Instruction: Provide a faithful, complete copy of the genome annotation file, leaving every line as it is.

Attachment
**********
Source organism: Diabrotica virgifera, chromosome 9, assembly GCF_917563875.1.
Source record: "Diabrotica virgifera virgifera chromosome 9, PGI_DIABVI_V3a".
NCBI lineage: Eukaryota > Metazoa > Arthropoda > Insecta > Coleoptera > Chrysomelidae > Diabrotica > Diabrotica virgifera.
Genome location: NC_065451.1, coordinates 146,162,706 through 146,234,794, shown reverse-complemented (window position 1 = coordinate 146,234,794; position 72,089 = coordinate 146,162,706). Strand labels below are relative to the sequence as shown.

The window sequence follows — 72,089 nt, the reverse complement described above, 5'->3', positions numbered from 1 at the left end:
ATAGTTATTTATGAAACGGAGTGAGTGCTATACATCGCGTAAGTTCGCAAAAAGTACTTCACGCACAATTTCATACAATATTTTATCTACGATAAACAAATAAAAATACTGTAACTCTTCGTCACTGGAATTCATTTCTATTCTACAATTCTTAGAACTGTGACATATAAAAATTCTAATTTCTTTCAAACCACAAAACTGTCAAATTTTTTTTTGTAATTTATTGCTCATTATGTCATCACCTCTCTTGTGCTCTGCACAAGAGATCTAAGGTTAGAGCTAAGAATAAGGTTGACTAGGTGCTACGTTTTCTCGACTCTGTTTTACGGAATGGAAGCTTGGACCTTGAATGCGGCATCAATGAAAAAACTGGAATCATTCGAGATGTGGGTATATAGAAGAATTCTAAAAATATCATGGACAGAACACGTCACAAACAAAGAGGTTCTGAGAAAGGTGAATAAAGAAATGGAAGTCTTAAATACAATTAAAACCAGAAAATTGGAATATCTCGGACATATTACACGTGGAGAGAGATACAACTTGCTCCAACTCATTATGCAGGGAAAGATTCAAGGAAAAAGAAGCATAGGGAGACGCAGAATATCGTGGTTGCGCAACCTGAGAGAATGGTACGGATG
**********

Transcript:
Source organism: Diabrotica virgifera, chromosome 9, assembly GCF_917563875.1.
Source record: "Diabrotica virgifera virgifera chromosome 9, PGI_DIABVI_V3a".
NCBI lineage: Eukaryota > Metazoa > Arthropoda > Insecta > Coleoptera > Chrysomelidae > Diabrotica > Diabrotica virgifera.
Genome location: NC_065451.1, coordinates 146,162,706 through 146,234,794, shown reverse-complemented (window position 1 = coordinate 146,234,794; position 72,089 = coordinate 146,162,706). Strand labels below are relative to the sequence as shown.

The window sequence follows — 72,089 nt, the reverse complement described above, 5'->3', positions numbered from 1 at the left end:
ATAGTTATTTATGAAACGGAGTGAGTGCTATACATCGCGTAAGTTCGCAAAAAGTACTTCACGCACAATTTCATACAATATTTTATCTACGATAAACAAATAAAAATACTGTAACTCTTCGTCACTGGAATTCATTTCTATTCTACAATTCTTAGAACTGTGACATATAAAAATTCTAATTTCTTTCAAACCACAAAACTGTCAAATTTTTTTTTGTAATTTATTGCTCATTATGTCATCACCTCTCTTGTGCTCTGCACAAGAGATCTAAGGTTAGAGCTAAGAATAAGGTTGACTAGGTGCTACGTTTTCTCGACTCTGTTTTACGGAATGGAAGCTTGGACCTTGAATGCGGCATCAATGAAAAAACTGGAATCATTCGAGATGTGGGTATATAGAAGAATTCTAAAAATATCATGGACAGAACACGTCACAAACAAAGAGGTTCTGAGAAAGGTGAATAAAGAAATGGAAGTCTTAAATACAATTAAAACCAGAAAATTGGAATATCTCGGACATATTACACGTGGAGAGAGATACAACTTGCTCCAACTCATTATGCAGGGAAAGATTCAAGGAAAAAGAAGCATAGGGAGACGCAGAATATCGTGGTTGCGCAACCTGAGAGAATGGTACGGATG